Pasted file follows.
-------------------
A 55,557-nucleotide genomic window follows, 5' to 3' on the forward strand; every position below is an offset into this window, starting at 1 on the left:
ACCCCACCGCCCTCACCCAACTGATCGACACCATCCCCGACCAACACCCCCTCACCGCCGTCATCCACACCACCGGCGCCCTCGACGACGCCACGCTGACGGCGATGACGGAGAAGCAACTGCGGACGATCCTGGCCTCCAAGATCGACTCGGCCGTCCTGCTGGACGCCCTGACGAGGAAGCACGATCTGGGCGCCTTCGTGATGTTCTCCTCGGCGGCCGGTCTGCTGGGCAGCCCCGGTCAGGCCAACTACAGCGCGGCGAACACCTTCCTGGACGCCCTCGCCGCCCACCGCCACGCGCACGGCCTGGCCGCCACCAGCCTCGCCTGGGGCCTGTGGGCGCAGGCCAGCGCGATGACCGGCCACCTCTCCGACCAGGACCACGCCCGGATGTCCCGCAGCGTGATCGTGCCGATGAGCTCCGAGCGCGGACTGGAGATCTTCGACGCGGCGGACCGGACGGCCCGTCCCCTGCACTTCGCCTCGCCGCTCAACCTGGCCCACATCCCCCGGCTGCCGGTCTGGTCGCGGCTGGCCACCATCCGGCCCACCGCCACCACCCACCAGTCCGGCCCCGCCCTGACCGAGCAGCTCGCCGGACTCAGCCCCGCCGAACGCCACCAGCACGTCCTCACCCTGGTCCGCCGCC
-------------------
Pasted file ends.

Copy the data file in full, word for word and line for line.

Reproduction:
A 55,557-nucleotide genomic window follows, 5' to 3' on the forward strand; every position below is an offset into this window, starting at 1 on the left:
ACCCCACCGCCCTCACCCAACTGATCGACACCATCCCCGACCAACACCCCCTCACCGCCGTCATCCACACCACCGGCGCCCTCGACGACGCCACGCTGACGGCGATGACGGAGAAGCAACTGCGGACGATCCTGGCCTCCAAGATCGACTCGGCCGTCCTGCTGGACGCCCTGACGAGGAAGCACGATCTGGGCGCCTTCGTGATGTTCTCCTCGGCGGCCGGTCTGCTGGGCAGCCCCGGTCAGGCCAACTACAGCGCGGCGAACACCTTCCTGGACGCCCTCGCCGCCCACCGCCACGCGCACGGCCTGGCCGCCACCAGCCTCGCCTGGGGCCTGTGGGCGCAGGCCAGCGCGATGACCGGCCACCTCTCCGACCAGGACCACGCCCGGATGTCCCGCAGCGTGATCGTGCCGATGAGCTCCGAGCGCGGACTGGAGATCTTCGACGCGGCGGACCGGACGGCCCGTCCCCTGCACTTCGCCTCGCCGCTCAACCTGGCCCACATCCCCCGGCTGCCGGTCTGGTCGCGGCTGGCCACCATCCGGCCCACCGCCACCACCCACCAGTCCGGCCCCGCCCTGACCGAGCAGCTCGCCGGACTCAGCCCCGCCGAACGCCACCAGCACGTCCTCACCCTGGTCCGCCGCC